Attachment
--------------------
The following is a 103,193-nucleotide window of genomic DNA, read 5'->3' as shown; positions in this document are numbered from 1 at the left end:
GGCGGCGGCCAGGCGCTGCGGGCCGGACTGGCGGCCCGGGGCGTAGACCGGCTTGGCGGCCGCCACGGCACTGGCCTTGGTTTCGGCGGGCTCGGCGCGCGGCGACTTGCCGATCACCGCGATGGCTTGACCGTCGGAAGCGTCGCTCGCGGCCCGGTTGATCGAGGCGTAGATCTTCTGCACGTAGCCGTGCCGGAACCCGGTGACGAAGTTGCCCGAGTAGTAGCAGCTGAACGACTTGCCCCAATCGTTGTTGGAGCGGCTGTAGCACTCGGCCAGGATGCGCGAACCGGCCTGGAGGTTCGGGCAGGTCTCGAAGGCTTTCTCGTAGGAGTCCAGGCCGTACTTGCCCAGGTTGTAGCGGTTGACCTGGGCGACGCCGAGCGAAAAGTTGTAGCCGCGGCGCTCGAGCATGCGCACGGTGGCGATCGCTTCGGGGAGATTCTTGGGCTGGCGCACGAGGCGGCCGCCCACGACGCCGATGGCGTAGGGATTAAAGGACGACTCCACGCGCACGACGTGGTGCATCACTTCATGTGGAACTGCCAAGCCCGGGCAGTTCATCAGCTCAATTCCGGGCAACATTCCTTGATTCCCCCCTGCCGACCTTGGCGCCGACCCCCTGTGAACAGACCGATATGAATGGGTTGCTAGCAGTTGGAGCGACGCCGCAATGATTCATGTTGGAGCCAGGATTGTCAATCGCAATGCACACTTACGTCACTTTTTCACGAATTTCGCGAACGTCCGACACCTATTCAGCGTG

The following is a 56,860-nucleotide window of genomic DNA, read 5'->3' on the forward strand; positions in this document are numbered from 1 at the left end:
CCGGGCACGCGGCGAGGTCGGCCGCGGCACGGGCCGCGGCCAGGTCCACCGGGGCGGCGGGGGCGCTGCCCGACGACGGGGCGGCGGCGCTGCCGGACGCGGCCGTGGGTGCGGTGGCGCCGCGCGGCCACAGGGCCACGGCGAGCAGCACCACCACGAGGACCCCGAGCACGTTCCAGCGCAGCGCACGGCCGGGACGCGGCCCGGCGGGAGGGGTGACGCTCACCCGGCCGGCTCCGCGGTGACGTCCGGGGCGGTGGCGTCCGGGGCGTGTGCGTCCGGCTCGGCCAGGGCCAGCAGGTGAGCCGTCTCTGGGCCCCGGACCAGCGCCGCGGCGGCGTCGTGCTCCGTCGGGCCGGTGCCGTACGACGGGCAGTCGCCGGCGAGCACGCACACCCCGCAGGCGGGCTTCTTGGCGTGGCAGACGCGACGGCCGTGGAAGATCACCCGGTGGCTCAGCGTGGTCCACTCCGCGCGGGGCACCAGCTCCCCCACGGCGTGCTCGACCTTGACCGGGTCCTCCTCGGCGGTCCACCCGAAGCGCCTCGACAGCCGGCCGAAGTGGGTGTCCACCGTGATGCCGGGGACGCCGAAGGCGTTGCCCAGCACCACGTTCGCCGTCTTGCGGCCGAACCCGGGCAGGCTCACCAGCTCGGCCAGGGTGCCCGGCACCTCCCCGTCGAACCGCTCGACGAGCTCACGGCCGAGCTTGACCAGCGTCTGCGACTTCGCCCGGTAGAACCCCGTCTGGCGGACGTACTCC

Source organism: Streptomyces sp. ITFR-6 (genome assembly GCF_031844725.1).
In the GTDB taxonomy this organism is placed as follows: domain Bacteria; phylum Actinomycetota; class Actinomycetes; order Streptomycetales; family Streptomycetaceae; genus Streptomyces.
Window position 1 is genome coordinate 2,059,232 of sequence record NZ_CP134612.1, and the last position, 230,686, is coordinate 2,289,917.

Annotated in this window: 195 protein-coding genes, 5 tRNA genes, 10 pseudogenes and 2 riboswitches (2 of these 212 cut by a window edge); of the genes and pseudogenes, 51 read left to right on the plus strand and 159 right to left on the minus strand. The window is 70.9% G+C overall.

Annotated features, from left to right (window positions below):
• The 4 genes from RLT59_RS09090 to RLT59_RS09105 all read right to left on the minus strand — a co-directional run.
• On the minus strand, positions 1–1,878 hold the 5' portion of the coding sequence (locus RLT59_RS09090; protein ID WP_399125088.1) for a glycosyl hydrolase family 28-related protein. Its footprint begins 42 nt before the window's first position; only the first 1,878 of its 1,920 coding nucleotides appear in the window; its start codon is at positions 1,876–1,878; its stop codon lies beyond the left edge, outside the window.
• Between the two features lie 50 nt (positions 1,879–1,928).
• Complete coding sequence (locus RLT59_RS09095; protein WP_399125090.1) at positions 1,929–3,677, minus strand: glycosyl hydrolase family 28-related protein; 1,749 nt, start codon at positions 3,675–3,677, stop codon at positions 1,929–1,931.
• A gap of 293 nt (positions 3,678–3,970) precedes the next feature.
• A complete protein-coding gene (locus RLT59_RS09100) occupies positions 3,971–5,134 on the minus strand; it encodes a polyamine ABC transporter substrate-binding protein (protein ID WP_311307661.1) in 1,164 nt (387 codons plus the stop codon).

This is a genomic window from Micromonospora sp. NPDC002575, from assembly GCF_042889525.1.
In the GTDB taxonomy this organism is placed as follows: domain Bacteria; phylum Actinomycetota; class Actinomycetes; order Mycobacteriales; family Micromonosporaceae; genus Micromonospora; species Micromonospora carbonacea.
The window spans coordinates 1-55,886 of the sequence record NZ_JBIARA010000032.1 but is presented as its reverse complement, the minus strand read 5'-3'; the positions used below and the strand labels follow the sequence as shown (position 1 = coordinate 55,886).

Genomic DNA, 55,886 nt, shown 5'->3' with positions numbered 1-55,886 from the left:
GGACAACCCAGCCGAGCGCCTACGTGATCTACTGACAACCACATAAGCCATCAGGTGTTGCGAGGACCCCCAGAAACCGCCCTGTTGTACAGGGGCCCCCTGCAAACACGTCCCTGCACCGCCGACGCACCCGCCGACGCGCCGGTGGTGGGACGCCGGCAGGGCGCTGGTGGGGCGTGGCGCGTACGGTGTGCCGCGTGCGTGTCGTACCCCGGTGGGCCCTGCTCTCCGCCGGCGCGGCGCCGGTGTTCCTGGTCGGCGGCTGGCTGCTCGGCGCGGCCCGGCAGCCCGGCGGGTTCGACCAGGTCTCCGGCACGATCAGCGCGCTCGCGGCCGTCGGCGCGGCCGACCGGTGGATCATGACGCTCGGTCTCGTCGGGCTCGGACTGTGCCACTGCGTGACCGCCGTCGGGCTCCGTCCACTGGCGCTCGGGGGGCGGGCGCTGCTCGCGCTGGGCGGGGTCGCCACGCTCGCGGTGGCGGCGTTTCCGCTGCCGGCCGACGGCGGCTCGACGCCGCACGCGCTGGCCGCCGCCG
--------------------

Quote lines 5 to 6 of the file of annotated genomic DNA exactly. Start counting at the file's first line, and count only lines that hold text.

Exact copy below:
Source organism: Streptomyces sp. ITFR-6 (genome assembly GCF_031844725.1).
In the GTDB taxonomy this organism is placed as follows: domain Bacteria; phylum Actinomycetota; class Actinomycetes; order Streptomycetales; family Streptomycetaceae; genus Streptomyces.